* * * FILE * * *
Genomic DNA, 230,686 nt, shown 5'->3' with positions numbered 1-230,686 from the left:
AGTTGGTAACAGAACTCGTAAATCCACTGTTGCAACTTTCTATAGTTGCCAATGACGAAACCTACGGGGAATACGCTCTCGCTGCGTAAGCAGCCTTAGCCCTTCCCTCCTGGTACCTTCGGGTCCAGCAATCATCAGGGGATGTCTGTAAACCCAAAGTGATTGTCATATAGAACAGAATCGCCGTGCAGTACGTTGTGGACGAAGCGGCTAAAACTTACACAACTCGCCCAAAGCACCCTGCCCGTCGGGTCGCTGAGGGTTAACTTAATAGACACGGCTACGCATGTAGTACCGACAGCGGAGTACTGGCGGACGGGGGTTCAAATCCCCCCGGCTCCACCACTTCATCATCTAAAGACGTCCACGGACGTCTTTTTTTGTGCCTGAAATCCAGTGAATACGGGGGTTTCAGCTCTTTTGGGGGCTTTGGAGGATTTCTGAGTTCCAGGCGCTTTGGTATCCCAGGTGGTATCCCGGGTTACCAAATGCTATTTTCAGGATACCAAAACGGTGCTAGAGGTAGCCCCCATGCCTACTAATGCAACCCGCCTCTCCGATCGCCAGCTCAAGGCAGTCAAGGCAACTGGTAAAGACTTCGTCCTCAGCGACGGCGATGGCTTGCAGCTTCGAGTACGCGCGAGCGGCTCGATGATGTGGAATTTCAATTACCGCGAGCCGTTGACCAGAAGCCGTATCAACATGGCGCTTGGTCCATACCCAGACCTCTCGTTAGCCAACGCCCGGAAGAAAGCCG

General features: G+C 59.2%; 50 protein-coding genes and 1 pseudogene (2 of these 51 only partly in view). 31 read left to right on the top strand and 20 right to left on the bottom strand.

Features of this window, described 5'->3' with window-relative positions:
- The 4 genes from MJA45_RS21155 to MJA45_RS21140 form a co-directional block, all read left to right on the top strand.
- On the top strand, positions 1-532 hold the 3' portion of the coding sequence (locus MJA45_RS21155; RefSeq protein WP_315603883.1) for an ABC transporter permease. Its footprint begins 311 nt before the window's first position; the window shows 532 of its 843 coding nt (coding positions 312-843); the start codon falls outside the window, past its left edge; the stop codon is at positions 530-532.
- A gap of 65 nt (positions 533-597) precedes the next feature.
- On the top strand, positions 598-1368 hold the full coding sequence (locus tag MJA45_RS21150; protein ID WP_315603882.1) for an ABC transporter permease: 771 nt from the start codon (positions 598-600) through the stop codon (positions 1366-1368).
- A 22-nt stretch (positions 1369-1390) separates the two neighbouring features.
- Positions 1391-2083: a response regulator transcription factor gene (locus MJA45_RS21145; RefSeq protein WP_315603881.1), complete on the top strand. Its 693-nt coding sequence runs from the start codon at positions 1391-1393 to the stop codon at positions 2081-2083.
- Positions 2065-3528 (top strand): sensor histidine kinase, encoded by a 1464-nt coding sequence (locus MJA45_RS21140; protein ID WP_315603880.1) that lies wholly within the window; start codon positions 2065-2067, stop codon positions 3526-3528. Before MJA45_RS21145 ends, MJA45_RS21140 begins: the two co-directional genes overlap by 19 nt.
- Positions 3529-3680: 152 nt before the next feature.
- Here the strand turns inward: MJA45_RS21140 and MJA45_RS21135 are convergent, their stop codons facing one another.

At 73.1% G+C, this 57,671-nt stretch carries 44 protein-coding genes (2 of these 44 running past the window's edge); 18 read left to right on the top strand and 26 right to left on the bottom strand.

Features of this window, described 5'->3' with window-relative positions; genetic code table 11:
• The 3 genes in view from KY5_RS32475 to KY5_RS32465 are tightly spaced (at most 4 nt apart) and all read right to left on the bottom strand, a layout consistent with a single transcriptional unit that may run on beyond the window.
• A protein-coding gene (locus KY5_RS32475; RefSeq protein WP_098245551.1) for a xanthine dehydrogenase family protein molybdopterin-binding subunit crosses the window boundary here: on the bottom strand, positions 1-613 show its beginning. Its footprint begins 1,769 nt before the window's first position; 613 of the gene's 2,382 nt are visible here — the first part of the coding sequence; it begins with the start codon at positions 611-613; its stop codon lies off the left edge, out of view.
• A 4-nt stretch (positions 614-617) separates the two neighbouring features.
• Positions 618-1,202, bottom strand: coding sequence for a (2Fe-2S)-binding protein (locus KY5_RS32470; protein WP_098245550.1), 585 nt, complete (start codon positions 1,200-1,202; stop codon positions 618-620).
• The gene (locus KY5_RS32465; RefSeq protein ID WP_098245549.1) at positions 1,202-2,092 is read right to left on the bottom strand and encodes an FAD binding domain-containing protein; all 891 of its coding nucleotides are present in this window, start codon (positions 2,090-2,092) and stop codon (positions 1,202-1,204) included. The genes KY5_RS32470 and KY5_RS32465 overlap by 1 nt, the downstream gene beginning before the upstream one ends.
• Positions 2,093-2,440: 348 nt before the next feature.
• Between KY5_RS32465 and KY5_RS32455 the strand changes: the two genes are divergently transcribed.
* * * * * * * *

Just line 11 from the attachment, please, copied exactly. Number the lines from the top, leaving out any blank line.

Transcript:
- Positions 2065-3528 (top strand): sensor histidine kinase, encoded by a 1464-nt coding sequence (locus MJA45_RS21140; protein ID WP_315603880.1) that lies wholly within the window; start codon positions 2065-2067, stop codon positions 3526-3528. Before MJA45_RS21145 ends, MJA45_RS21140 begins: the two co-directional genes overlap by 19 nt.